La Salle vs FEU Game 2 Reaction: Greatness Unfolding

norbert torres 09252013

There are several ways to tell the story of certain games. The Green Archers’ 71-68 win over the FEU Tamaraws can be placed within the context of various things to get to the root of what was occurring within the 40 minutes of basketball being played: The stat lines, the box scores, the recaps, all the color during the game and those that transpired off the court in the last few days.

Coming into yesterdays’ game, we all knew the short and long-term history. La Salle never failing to make it to the finals when holding the twice to beat advantage. Aiming for a return to the finals after a four-year absence, with the best finish at fourth place last season. Looking to extend its remarkable 8-game winning streak. Check, check, and check.

It was also the story of an FEU team with its season on the line putting up a good fight, hitting 9-22 from the three point line, making one unchallenged shot after another whenever La Salle would make a run, but faltering in the end, making only 1-12 in the final quarter.


A La Salle team with a deep, reliable lineup saving its best for last would also make for an ideal headline. Limiting FEU’s main guns Terrence Romeo and RR Garcia to just a combined 5 points in the fourth quarter while making its final run by firing from all angles: Jeron Teng hitting clutch baskets and making crucial free throws. Norbert Torres sinking a short baseline jumper to beat the shot clock. Arnold Van Opstal and Jason Perkins coming alive in the inside. LA Revilla taking charge for the second straight game. And Thomas Torres bouncing back from a bad game with 7 points in the last quarter.

One can also zero in on Coach Nash Racela’s attempt to ignite the aggression in his team by attributing their previous loss to a case of being “bullied” but instead seeing his players lose their cool and resorting to juvenile playground taunting and trash talking. This all backfired the most at the end of the third quarter, seeing their lead cut to 4, as Gryann Mendoza ended his season on a careless foul and a few nasty words for the referee, giving the Archers extra free throws plus possession.

On the other hand, with Coach Juno Sauler’s blunt instruction not to play into FEU’s tactics and to keep their heads in the game, the Green Archers showed that toughness can stay within the confines of clean play, upping the ante on aggressiveness by outrebounding FEU 51-39, and going to the free throw line 35 times, compared to the Tamaraws’ 10.

Another interesting storyline was again Nash Racela trying to grab any trick out of a hat and hoping to pull off something straight out of the Franz Pumaren School of Mindgames by calling this La Salle program the “new Ateneo.” Hoping to put pressure on the Green Archers coming into yesterday’s game, one can admire the effort.

But we all know by now this La Salle team takes it lead from its coach who has shrugged off all the hype and opportunities to be swept up by emotion with a demeanor well suited for a world class poker player, brief concise replies worthy to be compiled into a collection of quotations, and an impenetrable approach to the pressure packed world of UAAP basketball right from the start– taking it one game at a time, one win at a time.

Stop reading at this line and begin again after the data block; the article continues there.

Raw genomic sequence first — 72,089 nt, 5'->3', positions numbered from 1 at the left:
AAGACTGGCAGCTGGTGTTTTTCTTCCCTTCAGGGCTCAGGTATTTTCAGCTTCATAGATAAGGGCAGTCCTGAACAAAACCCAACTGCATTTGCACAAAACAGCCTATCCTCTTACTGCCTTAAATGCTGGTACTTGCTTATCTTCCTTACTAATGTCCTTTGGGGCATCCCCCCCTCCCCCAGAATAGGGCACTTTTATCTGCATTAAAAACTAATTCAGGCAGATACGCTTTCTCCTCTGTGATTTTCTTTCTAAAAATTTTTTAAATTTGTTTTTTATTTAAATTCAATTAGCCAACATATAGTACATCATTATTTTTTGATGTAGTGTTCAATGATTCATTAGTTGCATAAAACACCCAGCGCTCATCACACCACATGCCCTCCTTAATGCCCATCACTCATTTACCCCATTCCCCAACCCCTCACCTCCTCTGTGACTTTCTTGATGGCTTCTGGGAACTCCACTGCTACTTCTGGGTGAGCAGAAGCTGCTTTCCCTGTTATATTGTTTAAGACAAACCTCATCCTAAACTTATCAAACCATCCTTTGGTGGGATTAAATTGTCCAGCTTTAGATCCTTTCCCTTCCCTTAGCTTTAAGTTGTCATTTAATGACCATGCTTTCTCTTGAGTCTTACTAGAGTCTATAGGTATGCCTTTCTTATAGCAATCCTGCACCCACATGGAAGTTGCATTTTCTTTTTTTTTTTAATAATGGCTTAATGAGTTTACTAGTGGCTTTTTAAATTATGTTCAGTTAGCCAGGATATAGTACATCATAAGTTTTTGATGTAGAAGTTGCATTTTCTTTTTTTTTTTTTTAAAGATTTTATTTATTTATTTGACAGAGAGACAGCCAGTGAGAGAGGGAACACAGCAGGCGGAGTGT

la revilla 09252013

With a 9-game winning streak, any reasonable person couldn’t be blamed for expecting to see this La Salle team leading the league while scanning the overall team statistics. But they aren’t even leading the league in any major statistical category. They aren’t best or worst in any single category, aside from drawing the most number of fouls per game, and allowing the fewest number of second chance points and blocked shots, and the lowest three-point shooting percentage for opponents. You can be assured however that one of the areas Coach Juno Sauler’s tireless campaign for improvement is focusing on is the team’s 17.1 turnovers per game.

We all know the sports clichés: having the heart to win, being mentally tough, staying hungry, refusing to lose—phrases all so easy to throw around and extremely difficult to quantify. But when you see this season’s De La Salle Green Archers personifying those clichés and phrases on the court over and over again, for nine games in a row and with all sorts of pressure coming along with each game, you know this is a team making a strong case for greatness.

Personally I couldn’t resist taking away a sense of poetic justice from yesterday’s win. Overcoming multiple deficits reaching as high as 11 against a team that started all the “meltdown” frenzy back in the fourth game of the 1st round, it was a fitting way to finally close the book on that rough start to the season and enter the finals.

Yet it is exactly that particular strength of this La Salle team that gives it the strongest push for a run at a championship—how it remains unfazed by all pressure occurring on and off the court. Nothing else matters; not the history, not the hype, not the last win. Only whatever needs to be done to win the game at hand.

I’ve seen a lot of iconic moments in basketball, a lot of history made and greatness being defined particularly by La Salle teams in the past. I saw greatness taking place before my eyes yesterday. Greatness that is only beginning.  There has already been much talk about how this current La Salle program is just getting started, with potential game-changing players coming in maybe as early as next season. But there is a time and place for all that.

There are still 2 or 3 games left to be played in this UAAP men’s basketball season, a championship still on the line. The stakes are now as high as they can get. But no matter how it ends, being part of the La Sallian community and a longtime fan of the game, I’m just glad and proud to be along for this ride.

 

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